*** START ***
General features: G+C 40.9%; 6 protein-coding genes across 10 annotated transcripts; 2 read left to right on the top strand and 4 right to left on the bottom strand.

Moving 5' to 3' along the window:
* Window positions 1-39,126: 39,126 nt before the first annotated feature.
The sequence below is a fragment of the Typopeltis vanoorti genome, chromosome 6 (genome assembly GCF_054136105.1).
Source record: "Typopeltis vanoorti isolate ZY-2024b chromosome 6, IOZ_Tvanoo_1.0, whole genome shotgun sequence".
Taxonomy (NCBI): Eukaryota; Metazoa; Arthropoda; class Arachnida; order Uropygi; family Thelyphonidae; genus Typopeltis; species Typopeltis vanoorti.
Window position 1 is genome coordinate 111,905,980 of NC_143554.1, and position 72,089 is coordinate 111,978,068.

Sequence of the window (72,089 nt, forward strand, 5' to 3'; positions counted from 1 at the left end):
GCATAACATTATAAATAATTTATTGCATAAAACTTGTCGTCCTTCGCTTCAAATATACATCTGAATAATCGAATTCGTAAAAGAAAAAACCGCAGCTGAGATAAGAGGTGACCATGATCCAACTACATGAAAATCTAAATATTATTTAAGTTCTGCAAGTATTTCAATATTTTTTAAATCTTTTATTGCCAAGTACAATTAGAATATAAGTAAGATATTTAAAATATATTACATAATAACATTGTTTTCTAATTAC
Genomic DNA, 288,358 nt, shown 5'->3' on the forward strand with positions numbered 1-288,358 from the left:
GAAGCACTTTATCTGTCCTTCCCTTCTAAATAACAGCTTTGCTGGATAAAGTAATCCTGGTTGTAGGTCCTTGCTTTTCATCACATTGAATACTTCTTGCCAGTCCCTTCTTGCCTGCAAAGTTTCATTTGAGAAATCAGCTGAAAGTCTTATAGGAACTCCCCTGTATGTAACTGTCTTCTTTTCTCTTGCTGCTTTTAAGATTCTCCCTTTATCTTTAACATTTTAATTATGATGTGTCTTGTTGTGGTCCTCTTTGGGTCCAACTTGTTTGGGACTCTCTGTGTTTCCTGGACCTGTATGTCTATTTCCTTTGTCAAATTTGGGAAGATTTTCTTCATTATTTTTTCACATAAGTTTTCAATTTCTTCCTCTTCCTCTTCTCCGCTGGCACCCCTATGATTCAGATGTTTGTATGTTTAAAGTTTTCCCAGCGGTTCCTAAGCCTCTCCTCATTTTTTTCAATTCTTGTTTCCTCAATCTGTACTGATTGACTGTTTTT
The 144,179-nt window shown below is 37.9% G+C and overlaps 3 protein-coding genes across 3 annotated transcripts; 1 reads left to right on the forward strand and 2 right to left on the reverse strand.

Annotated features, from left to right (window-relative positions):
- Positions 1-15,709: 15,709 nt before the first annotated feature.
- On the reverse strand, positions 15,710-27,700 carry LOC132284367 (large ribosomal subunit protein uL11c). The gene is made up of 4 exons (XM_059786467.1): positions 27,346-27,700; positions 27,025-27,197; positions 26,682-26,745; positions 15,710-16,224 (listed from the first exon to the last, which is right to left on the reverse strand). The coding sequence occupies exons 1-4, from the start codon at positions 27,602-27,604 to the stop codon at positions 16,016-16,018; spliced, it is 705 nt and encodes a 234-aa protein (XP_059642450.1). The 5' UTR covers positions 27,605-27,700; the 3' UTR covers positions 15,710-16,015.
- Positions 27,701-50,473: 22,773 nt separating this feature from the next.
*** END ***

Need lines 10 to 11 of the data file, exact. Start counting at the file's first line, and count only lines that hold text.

Genomic DNA, 288,358 nt, shown 5'->3' on the forward strand with positions numbered 1-288,358 from the left:
GAAGCACTTTATCTGTCCTTCCCTTCTAAATAACAGCTTTGCTGGATAAAGTAATCCTGGTTGTAGGTCCTTGCTTTTCATCACATTGAATACTTCTTGCCAGTCCCTTCTTGCCTGCAAAGTTTCATTTGAGAAATCAGCTGAAAGTCTTATAGGAACTCCCCTGTATGTAACTGTCTTCTTTTCTCTTGCTGCTTTTAAGATTCTCCCTTTATCTTTAACATTTTAATTATGATGTGTCTTGTTGTGGTCCTCTTTGGGTCCAACTTGTTTGGGACTCTCTGTGTTTCCTGGACCTGTATGTCTATTTCCTTTGTCAAATTTGGGAAGATTTTCTTCATTATTTTTTCACATAAGTTTTCAATTTCTTCCTCTTCCTCTTCTCCGCTGGCACCCCTATGATTCAGATGTTTGTATGTTTAAAGTTTTCCCAGCGGTTCCTAAGCCTCTCCTCATTTTTTTCAATTCTTGTTTCCTCAATCTGTACTGATTGACTGTTTTT